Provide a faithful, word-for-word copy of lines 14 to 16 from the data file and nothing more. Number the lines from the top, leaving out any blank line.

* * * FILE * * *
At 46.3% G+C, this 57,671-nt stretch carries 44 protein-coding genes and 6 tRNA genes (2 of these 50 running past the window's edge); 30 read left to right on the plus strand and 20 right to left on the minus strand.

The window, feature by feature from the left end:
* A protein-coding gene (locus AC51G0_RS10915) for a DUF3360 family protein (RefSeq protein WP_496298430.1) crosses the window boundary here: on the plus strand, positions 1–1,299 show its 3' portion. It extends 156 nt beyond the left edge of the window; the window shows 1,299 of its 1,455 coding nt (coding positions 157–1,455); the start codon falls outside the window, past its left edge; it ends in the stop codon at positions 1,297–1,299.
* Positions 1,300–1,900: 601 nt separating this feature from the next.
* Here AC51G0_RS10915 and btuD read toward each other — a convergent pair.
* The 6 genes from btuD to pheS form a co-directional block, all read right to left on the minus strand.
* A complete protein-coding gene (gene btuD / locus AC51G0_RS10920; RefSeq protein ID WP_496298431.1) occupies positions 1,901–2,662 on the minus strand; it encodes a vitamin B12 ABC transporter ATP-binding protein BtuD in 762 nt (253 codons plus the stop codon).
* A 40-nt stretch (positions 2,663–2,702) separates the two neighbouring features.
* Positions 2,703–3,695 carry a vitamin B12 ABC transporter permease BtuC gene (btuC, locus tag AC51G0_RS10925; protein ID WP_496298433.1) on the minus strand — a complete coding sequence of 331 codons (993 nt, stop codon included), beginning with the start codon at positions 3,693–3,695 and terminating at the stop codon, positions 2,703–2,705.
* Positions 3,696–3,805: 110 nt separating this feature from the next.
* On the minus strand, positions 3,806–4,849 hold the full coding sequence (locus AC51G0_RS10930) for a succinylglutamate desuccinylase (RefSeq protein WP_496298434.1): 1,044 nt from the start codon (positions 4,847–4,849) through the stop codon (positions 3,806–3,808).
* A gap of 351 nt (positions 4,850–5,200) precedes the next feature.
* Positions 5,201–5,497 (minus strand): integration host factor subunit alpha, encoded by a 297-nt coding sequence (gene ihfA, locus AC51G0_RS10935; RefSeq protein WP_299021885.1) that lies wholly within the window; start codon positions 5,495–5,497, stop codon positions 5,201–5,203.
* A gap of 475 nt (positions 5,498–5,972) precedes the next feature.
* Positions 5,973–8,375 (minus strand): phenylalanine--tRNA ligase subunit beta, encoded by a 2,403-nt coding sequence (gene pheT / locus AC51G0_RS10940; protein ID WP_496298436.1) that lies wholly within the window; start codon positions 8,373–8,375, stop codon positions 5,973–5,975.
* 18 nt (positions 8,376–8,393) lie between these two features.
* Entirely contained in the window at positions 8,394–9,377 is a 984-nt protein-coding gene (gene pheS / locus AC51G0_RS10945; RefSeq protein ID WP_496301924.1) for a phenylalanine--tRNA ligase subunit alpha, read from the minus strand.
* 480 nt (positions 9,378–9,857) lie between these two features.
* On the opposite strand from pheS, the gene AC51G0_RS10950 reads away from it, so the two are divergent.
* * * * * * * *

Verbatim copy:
* A gap of 475 nt (positions 5,498–5,972) precedes the next feature.
* Positions 5,973–8,375 (minus strand): phenylalanine--tRNA ligase subunit beta, encoded by a 2,403-nt coding sequence (gene pheT / locus AC51G0_RS10940; protein ID WP_496298436.1) that lies wholly within the window; start codon positions 8,373–8,375, stop codon positions 5,973–5,975.
* 18 nt (positions 8,376–8,393) lie between these two features.